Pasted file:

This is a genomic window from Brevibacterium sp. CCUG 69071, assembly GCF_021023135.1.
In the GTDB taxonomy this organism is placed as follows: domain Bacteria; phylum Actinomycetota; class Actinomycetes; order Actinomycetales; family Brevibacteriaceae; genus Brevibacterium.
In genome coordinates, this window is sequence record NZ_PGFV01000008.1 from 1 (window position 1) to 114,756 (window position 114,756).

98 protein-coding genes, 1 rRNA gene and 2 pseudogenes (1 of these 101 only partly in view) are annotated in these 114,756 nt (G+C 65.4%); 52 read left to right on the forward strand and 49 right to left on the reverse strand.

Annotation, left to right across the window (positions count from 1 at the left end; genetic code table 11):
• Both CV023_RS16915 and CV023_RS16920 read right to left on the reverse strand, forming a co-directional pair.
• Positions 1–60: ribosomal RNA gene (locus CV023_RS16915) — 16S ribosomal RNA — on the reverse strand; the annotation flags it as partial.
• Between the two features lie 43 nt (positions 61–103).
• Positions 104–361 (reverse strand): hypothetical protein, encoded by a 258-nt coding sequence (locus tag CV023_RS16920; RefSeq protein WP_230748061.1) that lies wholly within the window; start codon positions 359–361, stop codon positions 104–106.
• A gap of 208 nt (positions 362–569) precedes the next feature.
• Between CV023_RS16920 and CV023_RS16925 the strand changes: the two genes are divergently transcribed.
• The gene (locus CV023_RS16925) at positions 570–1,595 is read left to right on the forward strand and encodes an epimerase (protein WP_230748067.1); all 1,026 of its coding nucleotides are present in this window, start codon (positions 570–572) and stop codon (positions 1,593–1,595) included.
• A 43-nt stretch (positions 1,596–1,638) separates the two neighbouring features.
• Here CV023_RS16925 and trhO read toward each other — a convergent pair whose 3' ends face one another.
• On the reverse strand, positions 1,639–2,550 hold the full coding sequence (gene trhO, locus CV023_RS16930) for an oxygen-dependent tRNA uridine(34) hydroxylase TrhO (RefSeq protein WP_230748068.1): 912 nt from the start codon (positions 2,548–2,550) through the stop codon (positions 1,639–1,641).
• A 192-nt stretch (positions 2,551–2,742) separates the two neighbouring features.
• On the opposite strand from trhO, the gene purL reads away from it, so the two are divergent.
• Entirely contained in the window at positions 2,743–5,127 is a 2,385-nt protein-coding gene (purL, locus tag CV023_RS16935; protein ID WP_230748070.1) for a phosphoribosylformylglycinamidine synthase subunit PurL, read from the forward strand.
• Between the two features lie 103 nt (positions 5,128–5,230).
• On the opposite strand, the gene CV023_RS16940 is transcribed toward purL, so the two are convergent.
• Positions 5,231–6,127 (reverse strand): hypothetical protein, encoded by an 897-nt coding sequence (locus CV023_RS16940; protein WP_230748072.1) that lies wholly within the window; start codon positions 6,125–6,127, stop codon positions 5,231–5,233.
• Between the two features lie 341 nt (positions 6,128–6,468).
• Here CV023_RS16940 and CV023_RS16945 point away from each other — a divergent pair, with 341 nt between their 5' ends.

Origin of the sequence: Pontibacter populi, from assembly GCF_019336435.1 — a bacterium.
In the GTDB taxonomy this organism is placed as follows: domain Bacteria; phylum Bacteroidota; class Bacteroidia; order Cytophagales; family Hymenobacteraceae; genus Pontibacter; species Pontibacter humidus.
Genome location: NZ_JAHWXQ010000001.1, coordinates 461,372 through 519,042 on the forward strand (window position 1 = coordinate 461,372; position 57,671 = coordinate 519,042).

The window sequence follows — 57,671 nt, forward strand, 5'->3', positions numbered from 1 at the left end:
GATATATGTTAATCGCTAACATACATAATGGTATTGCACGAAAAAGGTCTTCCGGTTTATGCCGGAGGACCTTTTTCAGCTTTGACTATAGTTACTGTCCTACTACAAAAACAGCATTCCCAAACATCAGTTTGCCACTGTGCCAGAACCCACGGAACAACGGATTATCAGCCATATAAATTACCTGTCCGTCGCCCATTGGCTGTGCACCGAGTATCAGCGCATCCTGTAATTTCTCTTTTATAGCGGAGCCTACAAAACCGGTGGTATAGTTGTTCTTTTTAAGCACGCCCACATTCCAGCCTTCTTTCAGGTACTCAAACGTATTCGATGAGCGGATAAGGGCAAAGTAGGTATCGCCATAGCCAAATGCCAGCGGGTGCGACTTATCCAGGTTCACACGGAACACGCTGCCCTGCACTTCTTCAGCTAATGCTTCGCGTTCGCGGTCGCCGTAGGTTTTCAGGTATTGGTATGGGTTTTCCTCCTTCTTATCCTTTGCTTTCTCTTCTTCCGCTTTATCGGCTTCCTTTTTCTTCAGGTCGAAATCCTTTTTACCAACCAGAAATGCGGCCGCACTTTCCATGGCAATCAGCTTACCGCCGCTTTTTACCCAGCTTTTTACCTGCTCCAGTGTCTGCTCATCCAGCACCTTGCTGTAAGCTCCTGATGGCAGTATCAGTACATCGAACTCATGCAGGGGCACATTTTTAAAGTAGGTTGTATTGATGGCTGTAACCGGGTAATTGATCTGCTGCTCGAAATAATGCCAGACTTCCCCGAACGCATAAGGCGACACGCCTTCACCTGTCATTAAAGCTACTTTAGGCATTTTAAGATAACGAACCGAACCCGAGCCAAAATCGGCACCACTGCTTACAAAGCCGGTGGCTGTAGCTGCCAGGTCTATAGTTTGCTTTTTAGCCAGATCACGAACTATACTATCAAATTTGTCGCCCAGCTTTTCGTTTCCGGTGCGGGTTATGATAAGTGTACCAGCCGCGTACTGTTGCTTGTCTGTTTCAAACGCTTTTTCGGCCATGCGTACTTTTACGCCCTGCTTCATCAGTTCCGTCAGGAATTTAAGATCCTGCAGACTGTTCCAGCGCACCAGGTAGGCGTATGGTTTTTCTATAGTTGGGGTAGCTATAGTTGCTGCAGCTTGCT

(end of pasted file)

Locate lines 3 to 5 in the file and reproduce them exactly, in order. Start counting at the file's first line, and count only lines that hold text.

In genome coordinates, this window is sequence record NZ_PGFV01000008.1 from 1 (window position 1) to 114,756 (window position 114,756).

98 protein-coding genes, 1 rRNA gene and 2 pseudogenes (1 of these 101 only partly in view) are annotated in these 114,756 nt (G+C 65.4%); 52 read left to right on the forward strand and 49 right to left on the reverse strand.

Annotation, left to right across the window (positions count from 1 at the left end; genetic code table 11):